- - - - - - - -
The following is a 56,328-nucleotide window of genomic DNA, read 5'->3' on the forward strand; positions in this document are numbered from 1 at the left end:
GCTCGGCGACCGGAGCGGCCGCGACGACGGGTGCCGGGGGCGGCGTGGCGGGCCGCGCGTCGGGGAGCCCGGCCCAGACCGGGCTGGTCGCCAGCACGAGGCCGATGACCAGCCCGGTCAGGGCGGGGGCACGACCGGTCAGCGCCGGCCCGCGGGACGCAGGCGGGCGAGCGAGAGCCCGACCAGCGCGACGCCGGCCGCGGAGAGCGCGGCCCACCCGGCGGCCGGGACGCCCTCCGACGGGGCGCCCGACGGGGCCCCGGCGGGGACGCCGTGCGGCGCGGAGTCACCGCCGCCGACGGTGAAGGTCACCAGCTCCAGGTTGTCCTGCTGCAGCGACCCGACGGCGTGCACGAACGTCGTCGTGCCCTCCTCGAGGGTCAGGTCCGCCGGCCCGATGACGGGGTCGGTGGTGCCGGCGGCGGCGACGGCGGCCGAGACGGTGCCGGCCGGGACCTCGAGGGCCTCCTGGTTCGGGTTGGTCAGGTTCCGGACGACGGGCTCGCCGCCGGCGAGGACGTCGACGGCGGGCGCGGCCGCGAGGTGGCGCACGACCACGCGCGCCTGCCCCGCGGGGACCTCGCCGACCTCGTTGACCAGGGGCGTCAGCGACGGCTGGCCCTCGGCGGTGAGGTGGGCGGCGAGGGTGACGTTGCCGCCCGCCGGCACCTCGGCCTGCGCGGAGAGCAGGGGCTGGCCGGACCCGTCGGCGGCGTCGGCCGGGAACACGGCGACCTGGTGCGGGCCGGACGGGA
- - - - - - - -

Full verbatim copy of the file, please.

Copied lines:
The following is a 56,328-nucleotide window of genomic DNA, read 5'->3' on the forward strand; positions in this document are numbered from 1 at the left end:
GCTCGGCGACCGGAGCGGCCGCGACGACGGGTGCCGGGGGCGGCGTGGCGGGCCGCGCGTCGGGGAGCCCGGCCCAGACCGGGCTGGTCGCCAGCACGAGGCCGATGACCAGCCCGGTCAGGGCGGGGGCACGACCGGTCAGCGCCGGCCCGCGGGACGCAGGCGGGCGAGCGAGAGCCCGACCAGCGCGACGCCGGCCGCGGAGAGCGCGGCCCACCCGGCGGCCGGGACGCCCTCCGACGGGGCGCCCGACGGGGCCCCGGCGGGGACGCCGTGCGGCGCGGAGTCACCGCCGCCGACGGTGAAGGTCACCAGCTCCAGGTTGTCCTGCTGCAGCGACCCGACGGCGTGCACGAACGTCGTCGTGCCCTCCTCGAGGGTCAGGTCCGCCGGCCCGATGACGGGGTCGGTGGTGCCGGCGGCGGCGACGGCGGCCGAGACGGTGCCGGCCGGGACCTCGAGGGCCTCCTGGTTCGGGTTGGTCAGGTTCCGGACGACGGGCTCGCCGCCGGCGAGGACGTCGACGGCGGGCGCGGCCGCGAGGTGGCGCACGACCACGCGCGCCTGCCCCGCGGGGACCTCGCCGACCTCGTTGACCAGGGGCGTCAGCGACGGCTGGCCCTCGGCGGTGAGGTGGGCGGCGAGGGTGACGTTGCCGCCCGCCGGCACCTCGGCCTGCGCGGAGAGCAGGGGCTGGCCGGACCCGTCGGCGGCGTCGGCCGGGAACACGGCGACCTGGTGCGGGCCGGACGGGA